Vitriol ran thorough the veins of protesters who gathered Saturday, Dec. 2 to express their disdain for President Donald Trump.
Activists and everyday citizens gathered at the Utah State Capitol that Saturday to protest the president’s visit to Utah the following Monday, when he would ultimately sign executive proclamations to shrink the Bears Ears and Grand Staircase-Escalante national monuments.
Approximately 6,000 protesters expressed frustration with Trump’s decision to return a large amount of protected public lands to private hands, which they fear will be prospected as ripe picking for large oil industries. The morning of the event, the Southern Utah Wilderness Alliance called the president’s actions an “egregious assault on America’s public lands.”
In April, Trump issued an executive order to Secretary of the Interior Ryan Zinke, requesting a review of national monuments established under the 1906 Antiquities Act since 1996. In a proposal to the president, Zinke recommended shrinking the size of the newly-appointed Bears Ears National Monument by more than 80 percent, and Escalante by 46 percent; amassing to roughly 2 million acres being relinquished from public control.
Leah Hapke, a public health major at Westminster College, attended the protests to make her voice heard.
“I was rallying for the right to have public land,” she says. “Donald Trump has made a massive mistake and hurt many people in the process. To be there and see over 6,000 other people rallying against this made me feel hopeful, but at the same time hurts because nothing came of the rally and he still shrunk the monuments.”
The protests observed were largely peaceful, though demonstrations caused parts of downtown Salt Lake City to be closed by blocking traffic.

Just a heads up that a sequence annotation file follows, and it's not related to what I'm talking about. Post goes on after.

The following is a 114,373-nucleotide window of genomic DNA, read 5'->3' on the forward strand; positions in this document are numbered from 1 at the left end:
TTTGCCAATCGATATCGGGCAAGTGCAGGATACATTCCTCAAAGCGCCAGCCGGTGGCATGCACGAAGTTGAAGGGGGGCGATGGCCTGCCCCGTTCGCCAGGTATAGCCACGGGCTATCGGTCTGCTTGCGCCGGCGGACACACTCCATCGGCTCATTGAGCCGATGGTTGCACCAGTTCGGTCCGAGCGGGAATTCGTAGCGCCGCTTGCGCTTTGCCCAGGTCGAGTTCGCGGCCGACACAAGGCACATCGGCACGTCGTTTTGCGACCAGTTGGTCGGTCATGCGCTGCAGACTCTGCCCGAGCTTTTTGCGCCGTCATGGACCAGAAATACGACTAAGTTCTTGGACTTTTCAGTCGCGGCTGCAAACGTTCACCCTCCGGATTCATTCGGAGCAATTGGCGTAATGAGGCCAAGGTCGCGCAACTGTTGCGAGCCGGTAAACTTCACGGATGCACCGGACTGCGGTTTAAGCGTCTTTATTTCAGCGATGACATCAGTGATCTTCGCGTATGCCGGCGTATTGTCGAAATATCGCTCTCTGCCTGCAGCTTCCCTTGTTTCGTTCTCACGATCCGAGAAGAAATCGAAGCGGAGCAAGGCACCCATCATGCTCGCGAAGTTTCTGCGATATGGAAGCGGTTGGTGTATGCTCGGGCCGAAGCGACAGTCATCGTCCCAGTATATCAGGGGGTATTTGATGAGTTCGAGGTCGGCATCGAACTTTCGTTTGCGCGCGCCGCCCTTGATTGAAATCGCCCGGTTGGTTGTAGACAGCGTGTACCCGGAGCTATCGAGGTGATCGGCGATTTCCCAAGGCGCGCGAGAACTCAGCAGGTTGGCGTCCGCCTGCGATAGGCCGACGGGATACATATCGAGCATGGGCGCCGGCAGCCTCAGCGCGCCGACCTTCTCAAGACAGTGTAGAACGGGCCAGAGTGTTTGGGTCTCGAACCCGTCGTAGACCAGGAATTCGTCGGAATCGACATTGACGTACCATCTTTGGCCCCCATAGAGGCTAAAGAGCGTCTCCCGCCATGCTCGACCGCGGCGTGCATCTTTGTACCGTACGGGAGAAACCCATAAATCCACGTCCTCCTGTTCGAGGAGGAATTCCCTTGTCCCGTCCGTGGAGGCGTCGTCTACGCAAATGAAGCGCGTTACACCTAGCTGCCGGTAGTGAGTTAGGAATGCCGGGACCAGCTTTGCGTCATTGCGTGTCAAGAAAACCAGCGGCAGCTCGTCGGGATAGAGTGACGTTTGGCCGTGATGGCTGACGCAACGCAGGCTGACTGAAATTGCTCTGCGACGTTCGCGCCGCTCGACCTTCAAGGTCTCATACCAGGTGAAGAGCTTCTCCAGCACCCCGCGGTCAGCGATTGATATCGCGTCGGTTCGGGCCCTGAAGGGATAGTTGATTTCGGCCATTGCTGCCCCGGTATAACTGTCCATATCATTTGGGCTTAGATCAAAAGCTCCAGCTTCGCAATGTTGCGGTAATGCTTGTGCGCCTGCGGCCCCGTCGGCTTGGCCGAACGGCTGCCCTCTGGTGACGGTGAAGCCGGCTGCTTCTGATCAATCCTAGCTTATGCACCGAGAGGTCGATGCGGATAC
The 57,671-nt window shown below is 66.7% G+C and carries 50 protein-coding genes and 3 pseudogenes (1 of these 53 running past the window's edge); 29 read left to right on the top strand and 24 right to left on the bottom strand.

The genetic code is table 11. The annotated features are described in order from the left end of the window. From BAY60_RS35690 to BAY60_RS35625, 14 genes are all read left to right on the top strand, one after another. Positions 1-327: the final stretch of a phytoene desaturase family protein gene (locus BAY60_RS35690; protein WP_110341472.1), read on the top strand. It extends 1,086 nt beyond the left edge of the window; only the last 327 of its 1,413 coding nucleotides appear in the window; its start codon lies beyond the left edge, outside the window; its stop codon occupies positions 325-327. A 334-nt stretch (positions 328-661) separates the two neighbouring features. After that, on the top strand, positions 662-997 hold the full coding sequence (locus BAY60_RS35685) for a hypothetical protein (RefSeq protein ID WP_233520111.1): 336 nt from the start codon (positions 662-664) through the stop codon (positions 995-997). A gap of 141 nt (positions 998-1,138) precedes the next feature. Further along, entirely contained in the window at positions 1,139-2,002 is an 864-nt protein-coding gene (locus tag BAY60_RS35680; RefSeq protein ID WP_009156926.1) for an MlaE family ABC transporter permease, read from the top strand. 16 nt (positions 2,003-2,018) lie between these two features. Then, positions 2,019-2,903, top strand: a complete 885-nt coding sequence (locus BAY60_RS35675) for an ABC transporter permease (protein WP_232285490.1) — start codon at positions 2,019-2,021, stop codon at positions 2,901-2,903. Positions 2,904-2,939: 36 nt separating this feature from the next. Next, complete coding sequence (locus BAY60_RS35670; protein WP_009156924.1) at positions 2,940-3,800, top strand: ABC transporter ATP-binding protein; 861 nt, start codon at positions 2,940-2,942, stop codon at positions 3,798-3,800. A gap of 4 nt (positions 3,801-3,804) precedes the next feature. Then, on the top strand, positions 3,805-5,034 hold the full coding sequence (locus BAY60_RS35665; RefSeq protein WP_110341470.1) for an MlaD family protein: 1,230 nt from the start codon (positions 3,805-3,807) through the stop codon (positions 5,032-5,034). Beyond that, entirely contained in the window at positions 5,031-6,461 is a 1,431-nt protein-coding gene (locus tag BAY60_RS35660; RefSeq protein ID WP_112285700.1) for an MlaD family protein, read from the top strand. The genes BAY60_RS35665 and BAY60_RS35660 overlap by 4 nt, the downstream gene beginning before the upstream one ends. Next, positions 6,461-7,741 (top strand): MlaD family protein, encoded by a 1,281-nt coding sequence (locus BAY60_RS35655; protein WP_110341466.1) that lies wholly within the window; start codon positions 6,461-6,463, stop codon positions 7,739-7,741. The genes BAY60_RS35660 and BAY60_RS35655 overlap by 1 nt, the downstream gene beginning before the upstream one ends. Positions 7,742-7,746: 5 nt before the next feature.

President Trump addressed attendees at the state Capitol and called out bureaucratic overreach saying, “This law (the Antiquities Act) requires that only the smallest necessary area be set aside for special protection as national monuments. Unfortunately, previous administrations have ignored the standard and used the law to lock up hundreds of millions of land and water under strict government control. These abuses of the Antiquities Act give enormous power to far-away bureaucrats at the expense of the people who actually live here, work here, and make this place their home.”
While Grand Staircase-Escalante was designated a national monument in 1996 under the Clinton administration, Bears Ears was designated a national monument late in former President Barack Obama’s tenure and has existed as such for barely a year.
Utah Rep. Rob Bishop applauded the president’s actions, noting that the national monument reductions “are a first step toward protecting identified antiquities without disenfranchising the local people who work and manage these areas.”
Don Peay, founder of Sportsmen for Fish and Wildlife, bought a full-page ad in local Utah newspapers to express appreciation to Trump for “hearing the voice of the Utah people, and for protecting our lands, wildlife and heritage of our public lands.”
The sandstone-laden land is also a place of historic value for its various inhabitants through the eons such as dinosaurs, prehistoric humans, and ancient Native Americans such as the Anasazi. This also comes in the wake of the controversial protests that rocked North Dakota last year to attempt to deter the Dakota Access Pipeline from being built near the Standing Rock Indian Reservation.
During the 2016 election, Trump gained 45 percent of Utah’s vote and currently holds an approval rating around 50 percent within the state.